Barney & Clyde by Gene Weingarten, Dan Weingarten & David Clark

Barney & Clyde

Comments (16) (Please sign in to comment)

  1. finale

    finale said, about 4 years ago

    Going, going, gone.

  2. Agent54

    Agent54 said, about 4 years ago

    Although my handwriting is very bad, I believe it should be required in school. Typed homework could and often is done by someone else for the busy kid, like one of the parents. With handwritten homework the teacher can tell when a student is using a ringer. And knows if the kid can express themselves.

  3. Rottiluv

    Rottiluv said, about 4 years ago


    What do you mean ‘by the parents’? What I’m hearing from teachers is the kids can’t even bother with copy/paste anymore and just hand in the wikipedia page on whatever their homework happens to be.

    But I for one miss cursive, teach it to your kids, it will be a secret language for the educated.

  4. Matthew Davis

    Matthew Davis said, about 4 years ago

    Cursive has nothing to do with speed, and everything to do with dip pens and fountain pens that tended to spatter or leak if the letterforms did not “flow”. Cursive became obsolete with the widespread use of ballpoint pens.

    Of course it should still be taught, but not as a basic skill. Really it belongs in art class, the same as calligraphy.

  5. Davepostmp

    Davepostmp said, about 4 years ago

    I’m faster with cursive but I’m the only one who can read it afterwards.

  6. Davepostmp

    Davepostmp said, about 4 years ago

    @Matthew Davis

    That makes no sense. Cursive is flowing, printing is block letters. Not making a work of art, but only the challenged could not write faster with cursive. You make it sound like cursive with a ball-point is impossible.

  7. simpsonfan2

    simpsonfan2 said, about 4 years ago

    Cursive? I haven’t written in cursive since school, except in signing my name. Reading it, though, is different. I collect postcards, many having been mailed, so many people used to write in cursive, and it is so hard to read.

  8. celecca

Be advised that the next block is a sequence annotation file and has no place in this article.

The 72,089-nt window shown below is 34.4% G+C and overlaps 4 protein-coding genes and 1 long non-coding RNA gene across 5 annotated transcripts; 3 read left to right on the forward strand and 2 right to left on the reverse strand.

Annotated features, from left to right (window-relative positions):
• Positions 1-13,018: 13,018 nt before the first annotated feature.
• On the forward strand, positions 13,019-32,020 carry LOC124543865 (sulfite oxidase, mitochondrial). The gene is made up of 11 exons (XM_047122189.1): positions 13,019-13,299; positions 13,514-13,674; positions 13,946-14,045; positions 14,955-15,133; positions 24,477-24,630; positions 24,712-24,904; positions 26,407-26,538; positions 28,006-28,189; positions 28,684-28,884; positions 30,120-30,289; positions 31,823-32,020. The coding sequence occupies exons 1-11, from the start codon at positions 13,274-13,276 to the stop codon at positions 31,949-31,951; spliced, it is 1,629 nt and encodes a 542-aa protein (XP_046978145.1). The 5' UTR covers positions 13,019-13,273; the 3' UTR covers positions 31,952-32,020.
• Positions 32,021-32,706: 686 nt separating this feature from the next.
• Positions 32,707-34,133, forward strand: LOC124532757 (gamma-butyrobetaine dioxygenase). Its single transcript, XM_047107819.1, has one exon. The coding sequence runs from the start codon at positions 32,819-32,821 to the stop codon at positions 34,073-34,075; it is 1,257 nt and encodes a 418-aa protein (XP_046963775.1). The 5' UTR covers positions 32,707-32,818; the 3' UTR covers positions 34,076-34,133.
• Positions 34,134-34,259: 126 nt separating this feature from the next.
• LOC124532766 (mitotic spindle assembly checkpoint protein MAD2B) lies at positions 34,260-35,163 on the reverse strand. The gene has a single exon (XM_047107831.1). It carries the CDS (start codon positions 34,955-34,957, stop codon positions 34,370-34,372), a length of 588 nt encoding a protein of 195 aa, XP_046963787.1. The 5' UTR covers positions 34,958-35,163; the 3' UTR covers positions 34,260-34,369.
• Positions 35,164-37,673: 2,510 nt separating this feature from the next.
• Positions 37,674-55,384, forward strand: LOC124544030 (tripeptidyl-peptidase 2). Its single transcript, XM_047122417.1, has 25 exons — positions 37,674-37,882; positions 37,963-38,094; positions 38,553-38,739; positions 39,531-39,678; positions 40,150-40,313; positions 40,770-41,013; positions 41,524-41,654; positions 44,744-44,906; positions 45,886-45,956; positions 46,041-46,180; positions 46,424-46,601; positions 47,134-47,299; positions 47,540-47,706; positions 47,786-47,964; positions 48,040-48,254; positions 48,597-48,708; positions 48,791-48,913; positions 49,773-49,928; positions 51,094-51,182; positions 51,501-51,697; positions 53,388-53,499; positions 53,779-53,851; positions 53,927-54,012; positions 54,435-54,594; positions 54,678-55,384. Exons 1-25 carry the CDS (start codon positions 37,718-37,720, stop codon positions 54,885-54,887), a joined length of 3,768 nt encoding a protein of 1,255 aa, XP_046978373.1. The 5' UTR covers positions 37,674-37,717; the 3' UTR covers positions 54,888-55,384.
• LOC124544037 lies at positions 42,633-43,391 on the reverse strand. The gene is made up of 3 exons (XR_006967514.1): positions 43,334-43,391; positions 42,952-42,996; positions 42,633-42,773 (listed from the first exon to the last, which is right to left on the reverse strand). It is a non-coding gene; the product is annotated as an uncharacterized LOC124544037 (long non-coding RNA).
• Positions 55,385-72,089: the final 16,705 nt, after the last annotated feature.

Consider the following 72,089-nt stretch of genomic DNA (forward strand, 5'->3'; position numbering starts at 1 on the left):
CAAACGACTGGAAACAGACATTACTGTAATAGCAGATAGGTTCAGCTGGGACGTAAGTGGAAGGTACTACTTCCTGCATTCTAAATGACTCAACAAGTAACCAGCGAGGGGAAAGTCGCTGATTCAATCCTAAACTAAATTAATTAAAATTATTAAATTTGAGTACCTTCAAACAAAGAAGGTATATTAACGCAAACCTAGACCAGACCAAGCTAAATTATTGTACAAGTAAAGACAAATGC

celecca GoComics PRO Member said, about 4 years ago

    funny – there was an article about this in today’s Living section of the newspaper

  9. gene weingarten

    gene weingarten said, about 4 years ago

    It is all stolen, without shame, from this:

  10. QuietStorm27

    QuietStorm27 said, about 4 years ago

    My cursive is not a pretty sight. My children do know how to write in cursive, my 11 year old daughter is teaching my 7 year old.

  11. Flapperhatgirl!

    Flapperhatgirl! said, about 4 years ago

    When I took the PSAT about a month ago it required us to copy out a statement in cursive. Most of the kids didn’t know how to write in cursive and the teacher just told us to fake it.

  12. Neo Blakkrstal

    Neo Blakkrstal said, about 4 years ago

    Cursive is obsolete. I don’t really see what the big deal is anyway. With the kids today not only printing, but writing in txt language, spelling is also obsolete. The English language is in danger of becoming as extinct as Latin. I agree with the poster above that said cursive should be taught in art class like calligraphy. A sound idea.

  13. MysteryCat

    MysteryCat GoComics PRO Member said, about 4 years ago

    Hand printing can be expressive, too. See old Pogo comics for examples.

  14. comicnut4636

    comicnut4636 said, about 4 years ago

    I took drafting (Mechanical,and Architectural) courses in High School and everything was hand printed (usually all capitals). After graduation I had several Drafting jobs and ALL required hand printing. This was before CAD. To this day I still print everything. Except my legal signature.

  15. chaosandcake

    chaosandcake said, about 4 years ago

    Barney, your cursive is terrible; use it much?

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